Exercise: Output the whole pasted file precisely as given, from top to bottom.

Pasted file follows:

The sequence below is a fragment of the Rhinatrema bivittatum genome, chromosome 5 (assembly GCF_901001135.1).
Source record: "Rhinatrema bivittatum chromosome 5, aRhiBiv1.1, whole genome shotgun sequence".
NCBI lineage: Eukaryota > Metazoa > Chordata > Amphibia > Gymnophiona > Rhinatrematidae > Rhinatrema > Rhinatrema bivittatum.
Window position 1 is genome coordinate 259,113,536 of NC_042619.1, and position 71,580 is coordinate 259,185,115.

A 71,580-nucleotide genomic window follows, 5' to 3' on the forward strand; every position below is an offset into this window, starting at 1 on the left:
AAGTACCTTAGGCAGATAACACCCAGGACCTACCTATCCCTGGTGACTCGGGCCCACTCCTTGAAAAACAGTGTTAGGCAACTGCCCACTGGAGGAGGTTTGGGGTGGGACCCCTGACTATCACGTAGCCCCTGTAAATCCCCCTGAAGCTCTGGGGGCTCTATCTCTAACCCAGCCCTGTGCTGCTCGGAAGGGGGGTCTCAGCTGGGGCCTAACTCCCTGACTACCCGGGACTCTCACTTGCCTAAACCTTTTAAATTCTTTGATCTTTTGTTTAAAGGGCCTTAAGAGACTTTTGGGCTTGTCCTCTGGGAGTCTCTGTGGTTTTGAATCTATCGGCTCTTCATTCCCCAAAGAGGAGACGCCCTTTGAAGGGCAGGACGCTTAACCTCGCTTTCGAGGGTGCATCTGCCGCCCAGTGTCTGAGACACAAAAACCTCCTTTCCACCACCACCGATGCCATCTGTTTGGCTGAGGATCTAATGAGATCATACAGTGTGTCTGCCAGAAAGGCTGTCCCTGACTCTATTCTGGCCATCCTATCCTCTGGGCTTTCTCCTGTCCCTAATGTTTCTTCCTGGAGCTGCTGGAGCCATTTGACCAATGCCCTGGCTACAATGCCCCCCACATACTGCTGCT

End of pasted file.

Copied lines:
The sequence below is a fragment of the Rhinatrema bivittatum genome, chromosome 5 (assembly GCF_901001135.1).
Source record: "Rhinatrema bivittatum chromosome 5, aRhiBiv1.1, whole genome shotgun sequence".
NCBI lineage: Eukaryota > Metazoa > Chordata > Amphibia > Gymnophiona > Rhinatrematidae > Rhinatrema > Rhinatrema bivittatum.
Window position 1 is genome coordinate 259,113,536 of NC_042619.1, and position 71,580 is coordinate 259,185,115.

A 71,580-nucleotide genomic window follows, 5' to 3' on the forward strand; every position below is an offset into this window, starting at 1 on the left:
AAGTACCTTAGGCAGATAACACCCAGGACCTACCTATCCCTGGTGACTCGGGCCCACTCCTTGAAAAACAGTGTTAGGCAACTGCCCACTGGAGGAGGTTTGGGGTGGGACCCCTGACTATCACGTAGCCCCTGTAAATCCCCCTGAAGCTCTGGGGGCTCTATCTCTAACCCAGCCCTGTGCTGCTCGGAAGGGGGGTCTCAGCTGGGGCCTAACTCCCTGACTACCCGGGACTCTCACTTGCCTAAACCTTTTAAATTCTTTGATCTTTTGTTTAAAGGGCCTTAAGAGACTTTTGGGCTTGTCCTCTGGGAGTCTCTGTGGTTTTGAATCTATCGGCTCTTCATTCCCCAAAGAGGAGACGCCCTTTGAAGGGCAGGACGCTTAACCTCGCTTTCGAGGGTGCATCTGCCGCCCAGTGTCTGAGACACAAAAACCTCCTTTCCACCACCACCGATGCCATCTGTTTGGCTGAGGATCTAATGAGATCATACAGTGTGTCTGCCAGAAAGGCTGTCCCTGACTCTATTCTGGCCATCCTATCCTCTGGGCTTTCTCCTGTCCCTAATGTTTCTTCCTGGAGCTGCTGGAGCCATTTGACCAATGCCCTGGCTACAATGCCCCCCACATACTGCTGCT